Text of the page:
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AB-2 Hate crimes: peace officers.(2017-2018)

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Date Published: 02/28/2017 09:00 PM
AB2:v98#DOCUMENT

Amended  IN  Assembly  February 28, 2017

CALIFORNIA LEGISLATURE— 2017–2018 REGULAR SESSION

Assembly Bill No. 2


Introduced by Assembly Member Obernolte
(Principal coauthor: Assembly Member Salas)
(Coauthors: Assembly Members Cooper and Lackey)

December 05, 2016


An act to amend Section 422.55 of add Section 422.555 to the Penal Code, relating to hate crimes.


LEGISLATIVE COUNSEL'S DIGEST


AB 2, as amended, Obernolte. Hate crimes: peace officers.
Existing law prohibits committing a battery upon another person. Violation of this prohibition is punishable as a misdemeanor or felony, depending on the extent of injury. Under existing law, there is a penalty enhancement for a battery committed against a peace officer who is engaged in the performance of his or her duties.
Existing law defines “hate crime” as a criminal act committed, in whole or in part, because of actual or perceived characteristics of the victim, including, among other things, race, religion, disability, and sexual orientation. Under existing law, that definition applies unless an explicit provision of law or the context clearly requires a different meaning. Existing law provides punishments for hate crimes that range from misdemeanors with specified penalties to felonies with additional terms of one to 3 years in state prison, depending on the underlying criminal act and other circumstances. Existing law requires, with conditions, the Attorney General to direct local law enforcement agencies to report specified information relative to hate crimes to the Department of Justice. Local law enforcement entities are required by existing law to provide a brochure on hate crimes to victims of these crimes and to the public, and the Department of Fair Employment and Housing is required by existing law to revise those brochures as needed and to provide those brochures to local law enforcement agencies upon request.

This bill would add the status as a peace officer to the list of actual or perceived characteristics necessary to determine whether a criminal act qualifies as a hate crime. By

This bill would make any criminal act, except the crime of resisting, delaying, or obstructing an officer, committed in whole or in part because of the victim’s status as a peace officer, as defined, a hate crime.
By expanding the scope of an existing crime, this bill would impose a state-mandated local program. By expanding the information that law enforcement agencies report to the Department of Justice and disseminate to crime victims and the public, this bill imposes a state-mandated local program.
The California Constitution requires the state to reimburse local agencies and school districts for certain costs mandated by the state. Statutory provisions establish procedures for making that reimbursement.
This bill would provide that with regard to certain mandates no reimbursement is required by this act for a specified reason.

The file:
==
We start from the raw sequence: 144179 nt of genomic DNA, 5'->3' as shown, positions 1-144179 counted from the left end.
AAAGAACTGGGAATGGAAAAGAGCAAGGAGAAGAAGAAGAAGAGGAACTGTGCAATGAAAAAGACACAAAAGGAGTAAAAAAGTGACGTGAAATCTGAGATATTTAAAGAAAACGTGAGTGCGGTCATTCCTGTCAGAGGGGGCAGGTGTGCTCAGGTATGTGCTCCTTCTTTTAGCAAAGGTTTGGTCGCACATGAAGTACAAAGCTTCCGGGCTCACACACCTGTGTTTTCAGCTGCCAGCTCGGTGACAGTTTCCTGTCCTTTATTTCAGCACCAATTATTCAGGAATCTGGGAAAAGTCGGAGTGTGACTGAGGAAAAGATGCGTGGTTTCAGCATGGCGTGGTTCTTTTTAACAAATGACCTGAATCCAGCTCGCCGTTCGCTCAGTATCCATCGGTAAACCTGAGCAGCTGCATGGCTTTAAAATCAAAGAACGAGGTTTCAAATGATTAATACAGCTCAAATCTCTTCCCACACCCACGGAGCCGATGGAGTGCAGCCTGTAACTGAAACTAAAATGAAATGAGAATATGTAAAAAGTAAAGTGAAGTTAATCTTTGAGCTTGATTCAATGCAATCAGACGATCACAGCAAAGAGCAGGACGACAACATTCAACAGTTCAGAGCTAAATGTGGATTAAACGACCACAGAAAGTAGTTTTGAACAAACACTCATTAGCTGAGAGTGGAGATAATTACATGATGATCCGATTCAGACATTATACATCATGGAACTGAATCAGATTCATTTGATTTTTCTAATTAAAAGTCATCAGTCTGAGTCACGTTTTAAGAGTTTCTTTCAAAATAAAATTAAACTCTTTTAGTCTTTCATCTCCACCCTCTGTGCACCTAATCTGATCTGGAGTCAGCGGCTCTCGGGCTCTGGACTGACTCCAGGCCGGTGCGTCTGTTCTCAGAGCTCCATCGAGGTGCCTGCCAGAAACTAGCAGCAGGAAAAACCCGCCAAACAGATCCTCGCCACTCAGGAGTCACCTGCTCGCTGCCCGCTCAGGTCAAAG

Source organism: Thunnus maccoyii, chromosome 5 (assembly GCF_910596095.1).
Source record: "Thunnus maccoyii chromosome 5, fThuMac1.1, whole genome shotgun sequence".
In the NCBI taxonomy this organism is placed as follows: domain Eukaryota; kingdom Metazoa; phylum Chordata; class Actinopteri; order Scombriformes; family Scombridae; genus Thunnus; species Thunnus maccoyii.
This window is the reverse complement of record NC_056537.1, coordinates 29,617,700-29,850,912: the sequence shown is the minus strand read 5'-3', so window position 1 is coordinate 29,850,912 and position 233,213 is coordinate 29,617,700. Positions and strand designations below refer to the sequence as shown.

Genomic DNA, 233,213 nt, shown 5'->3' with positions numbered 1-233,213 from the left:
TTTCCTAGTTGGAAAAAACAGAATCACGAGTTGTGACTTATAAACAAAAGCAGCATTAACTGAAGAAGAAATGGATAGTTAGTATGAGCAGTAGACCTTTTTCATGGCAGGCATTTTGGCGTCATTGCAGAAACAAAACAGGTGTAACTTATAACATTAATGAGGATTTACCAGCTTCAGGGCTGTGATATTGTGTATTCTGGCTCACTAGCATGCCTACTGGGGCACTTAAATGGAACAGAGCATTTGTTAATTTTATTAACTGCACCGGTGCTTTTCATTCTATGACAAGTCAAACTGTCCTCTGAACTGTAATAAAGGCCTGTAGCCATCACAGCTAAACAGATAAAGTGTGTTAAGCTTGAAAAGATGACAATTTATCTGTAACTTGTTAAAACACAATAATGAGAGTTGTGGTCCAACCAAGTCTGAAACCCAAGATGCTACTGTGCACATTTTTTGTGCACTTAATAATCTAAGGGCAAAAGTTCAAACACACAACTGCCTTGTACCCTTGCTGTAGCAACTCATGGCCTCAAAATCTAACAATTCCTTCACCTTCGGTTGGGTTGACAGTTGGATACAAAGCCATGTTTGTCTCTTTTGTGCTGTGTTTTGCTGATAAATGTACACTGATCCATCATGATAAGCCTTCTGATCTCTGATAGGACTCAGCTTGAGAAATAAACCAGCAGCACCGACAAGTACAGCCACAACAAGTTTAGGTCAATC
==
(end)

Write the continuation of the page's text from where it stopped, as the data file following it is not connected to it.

With regard to any other mandates, this bill would provide that, if the Commission on State Mandates determines that the bill contains costs so mandated by the state, reimbursement for those costs shall be made pursuant to the statutory provisions noted above.
Vote: MAJORITY   Appropriation: NO   Fiscal Committee: YES   Local Program: YES  

The people of the State of California do enact as follows:


SECTION 1.Section 422.55 of the Penal Code is amended to read:
422.55.

For purposes of this title, and for purposes of all other state law unless an explicit provision of law or the context clearly requires a different meaning, the following shall apply:

(a)“Hate crime” means a criminal act committed, in whole or in part, because of one or more of the following actual or perceived characteristics of the victim:

(1)Disability.

(2)Gender.

(3)Nationality.

(4)Race or ethnicity.

(5)Religion.

(6)Sexual orientation.

(7)Status as a peace officer as defined in Section 830.

(8)Association with a person or group with one or more of these actual or perceived characteristics.

(b)“Hate crime” includes, but is not limited to, a violation of Section 422.6.

SECTION 1.

 Section 422.555 is added to the Penal Code, immediately following Section 422.55, to read:

422.555.
 Except for an act punishable under Section 148, a “hate crime,” for purposes of this title, includes a criminal act committed, in whole or in part, because of the victim’s status as a peace officer, as defined in Section 830.

SEC. 2.

 No reimbursement is required by this act pursuant to Section 6 of Article XIII B of the California Constitution for certain costs that may be incurred by a local agency or school district because, in that regard, this act creates a new crime or infraction, eliminates a crime or infraction, or changes the penalty for a crime or infraction, within the meaning of Section 17556 of the Government Code, or changes the definition of a crime within the meaning of Section 6 of Article XIII B of the California Constitution.
However, if the Commission on State Mandates determines that this act contains other costs mandated by the state, reimbursement to local agencies and school districts for those costs shall be made pursuant to Part 7 (commencing with Section 17500) of Division 4 of Title 2 of the Government Code.